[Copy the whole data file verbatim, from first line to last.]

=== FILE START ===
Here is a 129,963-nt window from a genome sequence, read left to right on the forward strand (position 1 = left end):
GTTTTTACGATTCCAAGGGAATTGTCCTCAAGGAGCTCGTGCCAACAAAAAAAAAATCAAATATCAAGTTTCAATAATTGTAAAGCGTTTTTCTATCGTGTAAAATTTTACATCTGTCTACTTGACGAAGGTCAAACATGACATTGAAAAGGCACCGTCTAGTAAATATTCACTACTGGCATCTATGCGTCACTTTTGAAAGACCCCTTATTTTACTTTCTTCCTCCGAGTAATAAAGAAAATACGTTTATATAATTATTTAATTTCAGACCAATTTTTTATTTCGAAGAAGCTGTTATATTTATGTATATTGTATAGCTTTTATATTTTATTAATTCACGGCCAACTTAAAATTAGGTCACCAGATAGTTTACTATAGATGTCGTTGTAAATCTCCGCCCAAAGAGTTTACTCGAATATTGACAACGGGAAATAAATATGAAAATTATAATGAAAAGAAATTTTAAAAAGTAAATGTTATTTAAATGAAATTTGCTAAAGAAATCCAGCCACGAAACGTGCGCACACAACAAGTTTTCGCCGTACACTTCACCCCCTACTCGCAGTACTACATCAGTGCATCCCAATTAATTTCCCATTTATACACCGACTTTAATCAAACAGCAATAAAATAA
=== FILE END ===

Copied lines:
Here is a 129,963-nt window from a genome sequence, read left to right on the forward strand (position 1 = left end):
GTTTTTACGATTCCAAGGGAATTGTCCTCAAGGAGCTCGTGCCAACAAAAAAAAAATCAAATATCAAGTTTCAATAATTGTAAAGCGTTTTTCTATCGTGTAAAATTTTACATCTGTCTACTTGACGAAGGTCAAACATGACATTGAAAAGGCACCGTCTAGTAAATATTCACTACTGGCATCTATGCGTCACTTTTGAAAGACCCCTTATTTTACTTTCTTCCTCCGAGTAATAAAGAAAATACGTTTATATAATTATTTAATTTCAGACCAATTTTTTATTTCGAAGAAGCTGTTATATTTATGTATATTGTATAGCTTTTATATTTTATTAATTCACGGCCAACTTAAAATTAGGTCACCAGATAGTTTACTATAGATGTCGTTGTAAATCTCCGCCCAAAGAGTTTACTCGAATATTGACAACGGGAAATAAATATGAAAATTATAATGAAAAGAAATTTTAAAAAGTAAATGTTATTTAAATGAAATTTGCTAAAGAAATCCAGCCACGAAACGTGCGCACACAACAAGTTTTCGCCGTACACTTCACCCCCTACTCGCAGTACTACATCAGTGCATCCCAATTAATTTCCCATTTATACACCGACTTTAATCAAACAGCAATAAAATAA